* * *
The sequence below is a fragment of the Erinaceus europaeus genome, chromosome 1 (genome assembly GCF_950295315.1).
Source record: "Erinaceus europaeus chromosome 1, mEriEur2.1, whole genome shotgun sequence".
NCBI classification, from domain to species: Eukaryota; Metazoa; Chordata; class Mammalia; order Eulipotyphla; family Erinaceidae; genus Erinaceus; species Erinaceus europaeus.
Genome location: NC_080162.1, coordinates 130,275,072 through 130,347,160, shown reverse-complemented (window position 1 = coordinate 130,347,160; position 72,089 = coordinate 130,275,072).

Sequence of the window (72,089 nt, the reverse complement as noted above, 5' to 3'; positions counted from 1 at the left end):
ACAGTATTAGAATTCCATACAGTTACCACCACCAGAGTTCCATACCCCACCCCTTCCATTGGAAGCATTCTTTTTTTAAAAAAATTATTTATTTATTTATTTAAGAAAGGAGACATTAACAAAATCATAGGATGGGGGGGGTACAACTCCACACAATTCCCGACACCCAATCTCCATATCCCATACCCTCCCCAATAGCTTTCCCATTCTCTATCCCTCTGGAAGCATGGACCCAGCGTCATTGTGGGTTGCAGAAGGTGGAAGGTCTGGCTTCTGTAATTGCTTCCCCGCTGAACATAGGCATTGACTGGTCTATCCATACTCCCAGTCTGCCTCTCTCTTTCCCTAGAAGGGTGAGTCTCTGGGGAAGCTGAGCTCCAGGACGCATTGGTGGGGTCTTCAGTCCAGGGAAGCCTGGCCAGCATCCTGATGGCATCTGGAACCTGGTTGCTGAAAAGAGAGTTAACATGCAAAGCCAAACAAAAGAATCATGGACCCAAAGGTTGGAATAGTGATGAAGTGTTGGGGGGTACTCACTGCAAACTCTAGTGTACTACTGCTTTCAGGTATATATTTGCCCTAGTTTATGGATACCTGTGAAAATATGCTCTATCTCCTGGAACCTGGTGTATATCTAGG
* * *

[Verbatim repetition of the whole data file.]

The sequence below is a fragment of the Erinaceus europaeus genome, chromosome 1 (genome assembly GCF_950295315.1).
Source record: "Erinaceus europaeus chromosome 1, mEriEur2.1, whole genome shotgun sequence".
NCBI classification, from domain to species: Eukaryota; Metazoa; Chordata; class Mammalia; order Eulipotyphla; family Erinaceidae; genus Erinaceus; species Erinaceus europaeus.
Genome location: NC_080162.1, coordinates 130,275,072 through 130,347,160, shown reverse-complemented (window position 1 = coordinate 130,347,160; position 72,089 = coordinate 130,275,072).

Sequence of the window (72,089 nt, the reverse complement as noted above, 5' to 3'; positions counted from 1 at the left end):
ACAGTATTAGAATTCCATACAGTTACCACCACCAGAGTTCCATACCCCACCCCTTCCATTGGAAGCATTCTTTTTTTAAAAAAATTATTTATTTATTTATTTAAGAAAGGAGACATTAACAAAATCATAGGATGGGGGGGGTACAACTCCACACAATTCCCGACACCCAATCTCCATATCCCATACCCTCCCCAATAGCTTTCCCATTCTCTATCCCTCTGGAAGCATGGACCCAGCGTCATTGTGGGTTGCAGAAGGTGGAAGGTCTGGCTTCTGTAATTGCTTCCCCGCTGAACATAGGCATTGACTGGTCTATCCATACTCCCAGTCTGCCTCTCTCTTTCCCTAGAAGGGTGAGTCTCTGGGGAAGCTGAGCTCCAGGACGCATTGGTGGGGTCTTCAGTCCAGGGAAGCCTGGCCAGCATCCTGATGGCATCTGGAACCTGGTTGCTGAAAAGAGAGTTAACATGCAAAGCCAAACAAAAGAATCATGGACCCAAAGGTTGGAATAGTGATGAAGTGTTGGGGGGTACTCACTGCAAACTCTAGTGTACTACTGCTTTCAGGTATATATTTGCCCTAGTTTATGGATACCTGTGAAAATATGCTCTATCTCCTGGAACCTGGTGTATATCTAGG